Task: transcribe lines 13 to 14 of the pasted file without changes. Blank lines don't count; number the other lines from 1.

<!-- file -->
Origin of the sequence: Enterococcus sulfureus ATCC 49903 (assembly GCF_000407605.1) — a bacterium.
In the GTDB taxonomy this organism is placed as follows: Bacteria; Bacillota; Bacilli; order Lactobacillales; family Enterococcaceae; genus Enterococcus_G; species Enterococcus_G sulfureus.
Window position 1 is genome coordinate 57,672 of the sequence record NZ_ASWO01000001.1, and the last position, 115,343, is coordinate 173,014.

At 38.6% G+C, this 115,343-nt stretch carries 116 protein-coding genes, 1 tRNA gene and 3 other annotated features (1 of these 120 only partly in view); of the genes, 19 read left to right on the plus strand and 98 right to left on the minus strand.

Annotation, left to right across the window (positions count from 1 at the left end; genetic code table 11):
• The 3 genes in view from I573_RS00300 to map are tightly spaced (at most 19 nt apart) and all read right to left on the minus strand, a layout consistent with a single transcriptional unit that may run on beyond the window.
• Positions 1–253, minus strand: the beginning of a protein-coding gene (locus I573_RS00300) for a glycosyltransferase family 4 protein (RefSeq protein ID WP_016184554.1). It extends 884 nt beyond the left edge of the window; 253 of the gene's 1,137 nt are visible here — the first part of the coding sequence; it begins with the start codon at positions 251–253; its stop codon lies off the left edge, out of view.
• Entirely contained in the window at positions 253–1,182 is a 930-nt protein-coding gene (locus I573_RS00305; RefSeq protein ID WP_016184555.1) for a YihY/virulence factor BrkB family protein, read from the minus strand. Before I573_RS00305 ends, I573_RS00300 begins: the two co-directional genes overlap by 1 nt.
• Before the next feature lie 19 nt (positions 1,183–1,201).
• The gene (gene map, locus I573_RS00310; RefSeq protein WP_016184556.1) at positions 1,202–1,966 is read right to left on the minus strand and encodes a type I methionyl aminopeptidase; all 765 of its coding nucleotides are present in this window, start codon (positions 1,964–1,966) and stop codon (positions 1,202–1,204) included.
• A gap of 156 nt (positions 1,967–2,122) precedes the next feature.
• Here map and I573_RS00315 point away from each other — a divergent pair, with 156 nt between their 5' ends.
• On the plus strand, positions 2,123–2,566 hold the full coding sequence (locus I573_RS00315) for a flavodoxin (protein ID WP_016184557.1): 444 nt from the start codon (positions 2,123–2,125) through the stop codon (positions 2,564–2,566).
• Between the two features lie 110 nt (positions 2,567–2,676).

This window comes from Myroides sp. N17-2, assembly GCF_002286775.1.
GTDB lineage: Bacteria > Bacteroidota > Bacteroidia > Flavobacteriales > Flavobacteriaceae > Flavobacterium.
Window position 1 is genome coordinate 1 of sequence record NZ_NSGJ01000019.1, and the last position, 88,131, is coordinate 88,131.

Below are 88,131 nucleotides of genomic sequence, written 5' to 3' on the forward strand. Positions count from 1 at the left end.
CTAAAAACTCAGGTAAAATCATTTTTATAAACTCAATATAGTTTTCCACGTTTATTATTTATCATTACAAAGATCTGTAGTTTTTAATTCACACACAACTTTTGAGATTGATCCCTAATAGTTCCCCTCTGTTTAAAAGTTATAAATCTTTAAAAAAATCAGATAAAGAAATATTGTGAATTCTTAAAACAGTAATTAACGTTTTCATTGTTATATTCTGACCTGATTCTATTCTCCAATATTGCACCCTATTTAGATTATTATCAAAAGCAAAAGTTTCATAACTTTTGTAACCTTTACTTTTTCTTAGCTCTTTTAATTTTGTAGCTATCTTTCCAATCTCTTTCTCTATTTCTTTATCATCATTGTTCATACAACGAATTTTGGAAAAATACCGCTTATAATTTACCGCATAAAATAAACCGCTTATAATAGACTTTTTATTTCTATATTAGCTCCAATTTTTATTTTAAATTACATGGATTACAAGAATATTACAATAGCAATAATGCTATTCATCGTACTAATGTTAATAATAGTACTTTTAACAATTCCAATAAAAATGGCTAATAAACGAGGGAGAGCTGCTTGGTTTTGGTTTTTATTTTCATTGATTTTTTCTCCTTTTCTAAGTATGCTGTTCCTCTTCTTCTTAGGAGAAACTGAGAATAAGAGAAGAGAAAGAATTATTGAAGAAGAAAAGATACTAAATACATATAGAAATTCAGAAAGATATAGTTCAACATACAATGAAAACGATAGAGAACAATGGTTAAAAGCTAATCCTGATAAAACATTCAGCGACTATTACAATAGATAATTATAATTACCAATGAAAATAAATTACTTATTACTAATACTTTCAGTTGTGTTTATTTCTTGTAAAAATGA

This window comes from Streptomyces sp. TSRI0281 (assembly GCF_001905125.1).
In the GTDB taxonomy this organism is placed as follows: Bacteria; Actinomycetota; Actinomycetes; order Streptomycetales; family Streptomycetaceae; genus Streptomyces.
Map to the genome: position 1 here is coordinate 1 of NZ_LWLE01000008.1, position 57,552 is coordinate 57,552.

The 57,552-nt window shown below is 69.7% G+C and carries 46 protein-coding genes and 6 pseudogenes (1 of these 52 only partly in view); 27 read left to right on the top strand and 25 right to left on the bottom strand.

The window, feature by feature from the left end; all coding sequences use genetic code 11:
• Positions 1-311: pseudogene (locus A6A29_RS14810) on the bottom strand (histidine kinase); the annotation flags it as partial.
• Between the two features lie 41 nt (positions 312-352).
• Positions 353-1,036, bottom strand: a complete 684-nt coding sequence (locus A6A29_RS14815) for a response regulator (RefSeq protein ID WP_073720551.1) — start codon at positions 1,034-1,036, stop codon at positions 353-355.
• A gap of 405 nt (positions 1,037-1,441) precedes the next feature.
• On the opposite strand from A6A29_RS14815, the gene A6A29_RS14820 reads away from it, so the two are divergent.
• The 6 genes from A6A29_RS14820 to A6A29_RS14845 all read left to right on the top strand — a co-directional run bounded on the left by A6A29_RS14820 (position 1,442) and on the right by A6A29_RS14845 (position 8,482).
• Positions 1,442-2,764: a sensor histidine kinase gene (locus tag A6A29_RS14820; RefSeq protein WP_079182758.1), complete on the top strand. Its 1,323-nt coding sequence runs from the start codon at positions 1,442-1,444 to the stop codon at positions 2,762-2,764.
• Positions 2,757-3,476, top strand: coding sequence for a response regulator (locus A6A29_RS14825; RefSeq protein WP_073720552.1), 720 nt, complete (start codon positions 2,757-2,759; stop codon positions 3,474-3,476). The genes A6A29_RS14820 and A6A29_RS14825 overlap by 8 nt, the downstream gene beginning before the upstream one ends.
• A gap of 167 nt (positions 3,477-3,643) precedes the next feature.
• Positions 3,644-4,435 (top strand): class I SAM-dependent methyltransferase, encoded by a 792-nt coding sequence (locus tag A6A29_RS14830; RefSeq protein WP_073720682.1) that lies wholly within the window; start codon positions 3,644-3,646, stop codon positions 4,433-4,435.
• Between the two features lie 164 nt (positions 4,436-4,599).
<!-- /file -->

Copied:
• On the plus strand, positions 2,123–2,566 hold the full coding sequence (locus I573_RS00315) for a flavodoxin (protein ID WP_016184557.1): 444 nt from the start codon (positions 2,123–2,125) through the stop codon (positions 2,564–2,566).
• Between the two features lie 110 nt (positions 2,567–2,676).